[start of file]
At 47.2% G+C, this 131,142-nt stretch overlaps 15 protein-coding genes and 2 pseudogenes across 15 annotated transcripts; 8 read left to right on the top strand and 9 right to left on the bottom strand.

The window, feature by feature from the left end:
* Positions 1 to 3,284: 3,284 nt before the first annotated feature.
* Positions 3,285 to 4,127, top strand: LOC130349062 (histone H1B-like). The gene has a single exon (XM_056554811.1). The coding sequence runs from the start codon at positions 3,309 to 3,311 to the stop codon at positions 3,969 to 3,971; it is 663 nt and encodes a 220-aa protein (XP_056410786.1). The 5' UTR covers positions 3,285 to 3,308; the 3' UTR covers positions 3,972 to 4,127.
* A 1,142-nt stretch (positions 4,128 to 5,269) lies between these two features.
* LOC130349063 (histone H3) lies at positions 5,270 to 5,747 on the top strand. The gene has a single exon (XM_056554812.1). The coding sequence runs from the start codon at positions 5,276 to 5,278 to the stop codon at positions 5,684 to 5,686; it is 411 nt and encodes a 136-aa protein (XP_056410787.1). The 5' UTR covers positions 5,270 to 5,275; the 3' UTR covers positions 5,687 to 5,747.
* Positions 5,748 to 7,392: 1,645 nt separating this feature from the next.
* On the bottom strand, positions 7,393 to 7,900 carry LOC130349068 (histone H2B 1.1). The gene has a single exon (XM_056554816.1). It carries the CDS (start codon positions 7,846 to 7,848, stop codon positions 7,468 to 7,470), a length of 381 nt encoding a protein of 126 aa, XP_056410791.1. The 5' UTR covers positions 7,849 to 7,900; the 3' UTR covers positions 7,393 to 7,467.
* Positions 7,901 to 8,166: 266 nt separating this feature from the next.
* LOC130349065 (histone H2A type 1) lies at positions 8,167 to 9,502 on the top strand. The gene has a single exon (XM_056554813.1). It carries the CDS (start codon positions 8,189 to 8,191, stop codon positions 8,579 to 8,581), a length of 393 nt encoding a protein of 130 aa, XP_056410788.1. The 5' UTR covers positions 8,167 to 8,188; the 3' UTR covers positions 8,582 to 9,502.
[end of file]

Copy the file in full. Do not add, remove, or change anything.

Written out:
At 47.2% G+C, this 131,142-nt stretch overlaps 15 protein-coding genes and 2 pseudogenes across 15 annotated transcripts; 8 read left to right on the top strand and 9 right to left on the bottom strand.

The window, feature by feature from the left end:
* Positions 1 to 3,284: 3,284 nt before the first annotated feature.
* Positions 3,285 to 4,127, top strand: LOC130349062 (histone H1B-like). The gene has a single exon (XM_056554811.1). The coding sequence runs from the start codon at positions 3,309 to 3,311 to the stop codon at positions 3,969 to 3,971; it is 663 nt and encodes a 220-aa protein (XP_056410786.1). The 5' UTR covers positions 3,285 to 3,308; the 3' UTR covers positions 3,972 to 4,127.
* A 1,142-nt stretch (positions 4,128 to 5,269) lies between these two features.
* LOC130349063 (histone H3) lies at positions 5,270 to 5,747 on the top strand. The gene has a single exon (XM_056554812.1). The coding sequence runs from the start codon at positions 5,276 to 5,278 to the stop codon at positions 5,684 to 5,686; it is 411 nt and encodes a 136-aa protein (XP_056410787.1). The 5' UTR covers positions 5,270 to 5,275; the 3' UTR covers positions 5,687 to 5,747.
* Positions 5,748 to 7,392: 1,645 nt separating this feature from the next.
* On the bottom strand, positions 7,393 to 7,900 carry LOC130349068 (histone H2B 1.1). The gene has a single exon (XM_056554816.1). It carries the CDS (start codon positions 7,846 to 7,848, stop codon positions 7,468 to 7,470), a length of 381 nt encoding a protein of 126 aa, XP_056410791.1. The 5' UTR covers positions 7,849 to 7,900; the 3' UTR covers positions 7,393 to 7,467.
* Positions 7,901 to 8,166: 266 nt separating this feature from the next.
* LOC130349065 (histone H2A type 1) lies at positions 8,167 to 9,502 on the top strand. The gene has a single exon (XM_056554813.1). It carries the CDS (start codon positions 8,189 to 8,191, stop codon positions 8,579 to 8,581), a length of 393 nt encoding a protein of 130 aa, XP_056410788.1. The 5' UTR covers positions 8,167 to 8,188; the 3' UTR covers positions 8,582 to 9,502.